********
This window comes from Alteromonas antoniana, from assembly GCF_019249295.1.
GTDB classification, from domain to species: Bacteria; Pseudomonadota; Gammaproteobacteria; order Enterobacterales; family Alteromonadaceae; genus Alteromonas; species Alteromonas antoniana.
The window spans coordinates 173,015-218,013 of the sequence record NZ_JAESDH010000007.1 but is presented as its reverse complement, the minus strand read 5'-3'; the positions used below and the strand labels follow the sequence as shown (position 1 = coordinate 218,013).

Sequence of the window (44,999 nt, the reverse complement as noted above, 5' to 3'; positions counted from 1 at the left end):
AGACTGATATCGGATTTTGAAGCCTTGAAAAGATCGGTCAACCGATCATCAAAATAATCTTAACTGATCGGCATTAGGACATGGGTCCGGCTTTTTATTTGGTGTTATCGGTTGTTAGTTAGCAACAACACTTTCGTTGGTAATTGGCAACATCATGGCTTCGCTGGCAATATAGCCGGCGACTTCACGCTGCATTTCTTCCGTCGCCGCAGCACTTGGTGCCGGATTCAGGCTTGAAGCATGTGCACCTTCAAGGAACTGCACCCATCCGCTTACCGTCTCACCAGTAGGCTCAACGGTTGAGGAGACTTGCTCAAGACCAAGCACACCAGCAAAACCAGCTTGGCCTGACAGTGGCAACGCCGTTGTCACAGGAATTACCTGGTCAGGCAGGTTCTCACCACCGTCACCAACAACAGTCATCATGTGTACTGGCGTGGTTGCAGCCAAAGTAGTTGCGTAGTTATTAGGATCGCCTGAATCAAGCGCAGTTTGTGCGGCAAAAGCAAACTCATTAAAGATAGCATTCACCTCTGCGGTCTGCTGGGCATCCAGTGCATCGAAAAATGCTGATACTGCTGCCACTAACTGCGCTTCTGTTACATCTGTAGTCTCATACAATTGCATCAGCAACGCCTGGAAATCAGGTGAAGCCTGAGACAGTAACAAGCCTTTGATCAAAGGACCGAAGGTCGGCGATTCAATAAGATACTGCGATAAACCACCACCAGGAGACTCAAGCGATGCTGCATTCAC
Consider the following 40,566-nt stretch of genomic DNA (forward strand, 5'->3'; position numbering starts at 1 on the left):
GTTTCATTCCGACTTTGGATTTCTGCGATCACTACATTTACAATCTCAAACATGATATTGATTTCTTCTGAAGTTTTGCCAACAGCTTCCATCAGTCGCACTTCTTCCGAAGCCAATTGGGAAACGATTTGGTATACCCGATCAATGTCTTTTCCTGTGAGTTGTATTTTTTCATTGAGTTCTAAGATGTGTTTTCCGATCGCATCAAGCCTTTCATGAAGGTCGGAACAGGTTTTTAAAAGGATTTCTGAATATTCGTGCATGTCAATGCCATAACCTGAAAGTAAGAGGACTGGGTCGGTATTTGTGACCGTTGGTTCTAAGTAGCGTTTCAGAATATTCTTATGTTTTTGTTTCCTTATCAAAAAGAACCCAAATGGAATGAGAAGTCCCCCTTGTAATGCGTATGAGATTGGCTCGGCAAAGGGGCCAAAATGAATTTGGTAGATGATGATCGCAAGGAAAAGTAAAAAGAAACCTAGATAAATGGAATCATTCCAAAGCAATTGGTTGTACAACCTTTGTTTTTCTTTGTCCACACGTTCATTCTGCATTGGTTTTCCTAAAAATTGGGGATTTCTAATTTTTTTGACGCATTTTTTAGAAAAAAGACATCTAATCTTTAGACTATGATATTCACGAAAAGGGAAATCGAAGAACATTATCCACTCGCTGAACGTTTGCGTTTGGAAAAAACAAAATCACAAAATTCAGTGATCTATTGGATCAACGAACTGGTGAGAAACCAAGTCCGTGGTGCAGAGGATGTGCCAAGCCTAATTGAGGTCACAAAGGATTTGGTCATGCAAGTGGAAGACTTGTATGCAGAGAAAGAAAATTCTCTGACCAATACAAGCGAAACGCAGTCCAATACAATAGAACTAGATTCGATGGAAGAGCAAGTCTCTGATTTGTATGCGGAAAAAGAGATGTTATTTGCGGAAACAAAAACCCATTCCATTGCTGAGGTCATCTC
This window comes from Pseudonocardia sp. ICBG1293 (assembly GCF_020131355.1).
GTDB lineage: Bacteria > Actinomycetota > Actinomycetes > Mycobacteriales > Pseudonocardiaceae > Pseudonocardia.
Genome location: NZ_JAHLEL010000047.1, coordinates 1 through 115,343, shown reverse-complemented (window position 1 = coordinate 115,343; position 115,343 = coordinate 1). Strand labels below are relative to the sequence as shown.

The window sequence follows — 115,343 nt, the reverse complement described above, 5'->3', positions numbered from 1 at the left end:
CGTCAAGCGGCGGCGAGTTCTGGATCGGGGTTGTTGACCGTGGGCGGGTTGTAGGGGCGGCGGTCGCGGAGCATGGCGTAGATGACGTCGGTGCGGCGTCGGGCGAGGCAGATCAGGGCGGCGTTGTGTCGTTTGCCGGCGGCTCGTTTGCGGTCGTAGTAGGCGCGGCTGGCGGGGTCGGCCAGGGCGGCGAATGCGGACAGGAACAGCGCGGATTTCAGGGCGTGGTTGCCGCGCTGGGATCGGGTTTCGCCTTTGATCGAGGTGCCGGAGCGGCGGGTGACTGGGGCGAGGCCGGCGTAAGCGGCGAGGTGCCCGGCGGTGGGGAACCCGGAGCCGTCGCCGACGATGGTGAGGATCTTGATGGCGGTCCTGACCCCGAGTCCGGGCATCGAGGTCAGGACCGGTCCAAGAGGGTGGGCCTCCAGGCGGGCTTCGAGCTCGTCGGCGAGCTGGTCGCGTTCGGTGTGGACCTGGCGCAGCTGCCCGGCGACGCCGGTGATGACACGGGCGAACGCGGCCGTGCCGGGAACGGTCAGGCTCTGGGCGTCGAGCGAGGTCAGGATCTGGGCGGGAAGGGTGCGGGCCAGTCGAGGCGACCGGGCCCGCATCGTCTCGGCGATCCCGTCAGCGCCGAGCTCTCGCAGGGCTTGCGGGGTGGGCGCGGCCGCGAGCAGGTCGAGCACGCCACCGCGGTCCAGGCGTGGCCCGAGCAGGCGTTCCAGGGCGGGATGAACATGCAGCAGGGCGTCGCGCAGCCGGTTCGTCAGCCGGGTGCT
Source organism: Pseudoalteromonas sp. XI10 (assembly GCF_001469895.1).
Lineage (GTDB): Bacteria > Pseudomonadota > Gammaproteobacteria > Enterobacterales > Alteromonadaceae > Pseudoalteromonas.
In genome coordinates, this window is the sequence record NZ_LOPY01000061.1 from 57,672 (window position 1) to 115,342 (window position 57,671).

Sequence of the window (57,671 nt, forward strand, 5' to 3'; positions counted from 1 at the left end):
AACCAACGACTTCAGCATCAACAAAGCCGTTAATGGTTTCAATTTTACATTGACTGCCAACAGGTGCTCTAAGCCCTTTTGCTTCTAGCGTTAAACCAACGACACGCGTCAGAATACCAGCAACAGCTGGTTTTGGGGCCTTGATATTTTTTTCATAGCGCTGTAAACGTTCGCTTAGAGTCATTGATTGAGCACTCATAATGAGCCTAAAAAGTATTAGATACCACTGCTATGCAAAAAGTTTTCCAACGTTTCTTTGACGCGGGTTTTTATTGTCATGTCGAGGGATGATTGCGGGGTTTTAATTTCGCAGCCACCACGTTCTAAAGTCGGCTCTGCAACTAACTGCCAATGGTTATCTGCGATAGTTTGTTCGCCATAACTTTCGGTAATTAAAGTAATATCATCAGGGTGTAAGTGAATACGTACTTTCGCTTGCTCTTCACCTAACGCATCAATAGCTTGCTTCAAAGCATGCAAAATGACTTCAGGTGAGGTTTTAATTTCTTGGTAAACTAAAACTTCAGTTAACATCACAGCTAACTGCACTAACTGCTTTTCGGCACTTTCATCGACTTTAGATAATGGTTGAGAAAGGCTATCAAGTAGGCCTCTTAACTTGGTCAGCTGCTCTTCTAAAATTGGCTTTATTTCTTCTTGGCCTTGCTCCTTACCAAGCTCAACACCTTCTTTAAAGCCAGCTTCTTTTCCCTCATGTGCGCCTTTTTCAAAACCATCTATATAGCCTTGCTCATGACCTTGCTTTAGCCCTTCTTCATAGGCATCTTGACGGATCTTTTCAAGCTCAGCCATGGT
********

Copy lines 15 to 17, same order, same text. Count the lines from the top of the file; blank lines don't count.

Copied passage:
In genome coordinates, this window is the sequence record NZ_LOPY01000061.1 from 57,672 (window position 1) to 115,342 (window position 57,671).

Sequence of the window (57,671 nt, forward strand, 5' to 3'; positions counted from 1 at the left end):
AACCAACGACTTCAGCATCAACAAAGCCGTTAATGGTTTCAATTTTACATTGACTGCCAACAGGTGCTCTAAGCCCTTTTGCTTCTAGCGTTAAACCAACGACACGCGTCAGAATACCAGCAACAGCTGGTTTTGGGGCCTTGATATTTTTTTCATAGCGCTGTAAACGTTCGCTTAGAGTCATTGATTGAGCACTCATAATGAGCCTAAAAAGTATTAGATACCACTGCTATGCAAAAAGTTTTCCAACGTTTCTTTGACGCGGGTTTTTATTGTCATGTCGAGGGATGATTGCGGGGTTTTAATTTCGCAGCCACCACGTTCTAAAGTCGGCTCTGCAACTAACTGCCAATGGTTATCTGCGATAGTTTGTTCGCCATAACTTTCGGTAATTAAAGTAATATCATCAGGGTGTAAGTGAATACGTACTTTCGCTTGCTCTTCACCTAACGCATCAATAGCTTGCTTCAAAGCATGCAAAATGACTTCAGGTGAGGTTTTAATTTCTTGGTAAACTAAAACTTCAGTTAACATCACAGCTAACTGCACTAACTGCTTTTCGGCACTTTCATCGACTTTAGATAATGGTTGAGAAAGGCTATCAAGTAGGCCTCTTAACTTGGTCAGCTGCTCTTCTAAAATTGGCTTTATTTCTTCTTGGCCTTGCTCCTTACCAAGCTCAACACCTTCTTTAAAGCCAGCTTCTTTTCCCTCATGTGCGCCTTTTTCAAAACCATCTATATAGCCTTGCTCATGACCTTGCTTTAGCCCTTCTTCATAGGCATCTTGACGGATCTTTTCAAGCTCAGCCATGGT